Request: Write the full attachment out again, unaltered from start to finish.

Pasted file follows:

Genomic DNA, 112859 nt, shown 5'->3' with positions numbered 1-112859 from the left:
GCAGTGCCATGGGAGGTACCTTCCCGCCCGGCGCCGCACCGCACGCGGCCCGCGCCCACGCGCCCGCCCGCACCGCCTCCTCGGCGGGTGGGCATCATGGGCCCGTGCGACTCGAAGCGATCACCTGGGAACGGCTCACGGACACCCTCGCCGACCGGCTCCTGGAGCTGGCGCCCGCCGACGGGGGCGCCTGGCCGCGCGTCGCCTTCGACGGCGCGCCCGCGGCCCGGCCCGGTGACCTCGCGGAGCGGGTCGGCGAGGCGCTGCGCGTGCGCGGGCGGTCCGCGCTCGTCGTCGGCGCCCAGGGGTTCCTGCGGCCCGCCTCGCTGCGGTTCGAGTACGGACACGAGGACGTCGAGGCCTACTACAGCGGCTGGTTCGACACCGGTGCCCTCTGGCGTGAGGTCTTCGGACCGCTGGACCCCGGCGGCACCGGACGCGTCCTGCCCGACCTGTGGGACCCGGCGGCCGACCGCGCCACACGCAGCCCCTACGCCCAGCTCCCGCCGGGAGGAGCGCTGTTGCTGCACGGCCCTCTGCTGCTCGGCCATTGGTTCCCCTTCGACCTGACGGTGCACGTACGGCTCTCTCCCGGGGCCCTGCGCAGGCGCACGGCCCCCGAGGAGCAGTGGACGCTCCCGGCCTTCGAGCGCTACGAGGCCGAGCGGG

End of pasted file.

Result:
Genomic DNA, 112859 nt, shown 5'->3' with positions numbered 1-112859 from the left:
GCAGTGCCATGGGAGGTACCTTCCCGCCCGGCGCCGCACCGCACGCGGCCCGCGCCCACGCGCCCGCCCGCACCGCCTCCTCGGCGGGTGGGCATCATGGGCCCGTGCGACTCGAAGCGATCACCTGGGAACGGCTCACGGACACCCTCGCCGACCGGCTCCTGGAGCTGGCGCCCGCCGACGGGGGCGCCTGGCCGCGCGTCGCCTTCGACGGCGCGCCCGCGGCCCGGCCCGGTGACCTCGCGGAGCGGGTCGGCGAGGCGCTGCGCGTGCGCGGGCGGTCCGCGCTCGTCGTCGGCGCCCAGGGGTTCCTGCGGCCCGCCTCGCTGCGGTTCGAGTACGGACACGAGGACGTCGAGGCCTACTACAGCGGCTGGTTCGACACCGGTGCCCTCTGGCGTGAGGTCTTCGGACCGCTGGACCCCGGCGGCACCGGACGCGTCCTGCCCGACCTGTGGGACCCGGCGGCCGACCGCGCCACACGCAGCCCCTACGCCCAGCTCCCGCCGGGAGGAGCGCTGTTGCTGCACGGCCCTCTGCTGCTCGGCCATTGGTTCCCCTTCGACCTGACGGTGCACGTACGGCTCTCTCCCGGGGCCCTGCGCAGGCGCACGGCCCCCGAGGAGCAGTGGACGCTCCCGGCCTTCGAGCGCTACGAGGCCGAGCGGG